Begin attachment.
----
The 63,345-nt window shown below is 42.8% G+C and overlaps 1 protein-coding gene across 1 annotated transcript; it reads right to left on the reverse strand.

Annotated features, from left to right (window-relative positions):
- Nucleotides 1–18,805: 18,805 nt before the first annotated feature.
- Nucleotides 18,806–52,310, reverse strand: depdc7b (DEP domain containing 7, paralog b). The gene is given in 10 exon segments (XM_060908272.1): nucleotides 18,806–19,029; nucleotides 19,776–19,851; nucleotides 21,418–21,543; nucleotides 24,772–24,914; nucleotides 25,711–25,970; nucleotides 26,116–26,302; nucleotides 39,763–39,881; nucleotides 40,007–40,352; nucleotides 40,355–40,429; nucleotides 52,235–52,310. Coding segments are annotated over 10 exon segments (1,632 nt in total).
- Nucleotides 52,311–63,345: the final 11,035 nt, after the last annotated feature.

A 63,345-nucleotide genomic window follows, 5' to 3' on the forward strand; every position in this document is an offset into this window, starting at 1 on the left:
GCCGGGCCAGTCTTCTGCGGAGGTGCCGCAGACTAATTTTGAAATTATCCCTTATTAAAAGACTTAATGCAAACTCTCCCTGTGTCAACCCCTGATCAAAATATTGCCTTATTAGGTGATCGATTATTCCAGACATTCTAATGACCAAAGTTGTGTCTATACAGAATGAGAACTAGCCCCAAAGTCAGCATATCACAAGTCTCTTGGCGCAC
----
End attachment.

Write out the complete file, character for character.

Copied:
The 63,345-nt window shown below is 42.8% G+C and overlaps 1 protein-coding gene across 1 annotated transcript; it reads right to left on the reverse strand.

Annotated features, from left to right (window-relative positions):
- Nucleotides 1–18,805: 18,805 nt before the first annotated feature.
- Nucleotides 18,806–52,310, reverse strand: depdc7b (DEP domain containing 7, paralog b). The gene is given in 10 exon segments (XM_060908272.1): nucleotides 18,806–19,029; nucleotides 19,776–19,851; nucleotides 21,418–21,543; nucleotides 24,772–24,914; nucleotides 25,711–25,970; nucleotides 26,116–26,302; nucleotides 39,763–39,881; nucleotides 40,007–40,352; nucleotides 40,355–40,429; nucleotides 52,235–52,310. Coding segments are annotated over 10 exon segments (1,632 nt in total).
- Nucleotides 52,311–63,345: the final 11,035 nt, after the last annotated feature.

A 63,345-nucleotide genomic window follows, 5' to 3' on the forward strand; every position in this document is an offset into this window, starting at 1 on the left:
GCCGGGCCAGTCTTCTGCGGAGGTGCCGCAGACTAATTTTGAAATTATCCCTTATTAAAAGACTTAATGCAAACTCTCCCTGTGTCAACCCCTGATCAAAATATTGCCTTATTAGGTGATCGATTATTCCAGACATTCTAATGACCAAAGTTGTGTCTATACAGAATGAGAACTAGCCCCAAAGTCAGCATATCACAAGTCTCTTGGCGCAC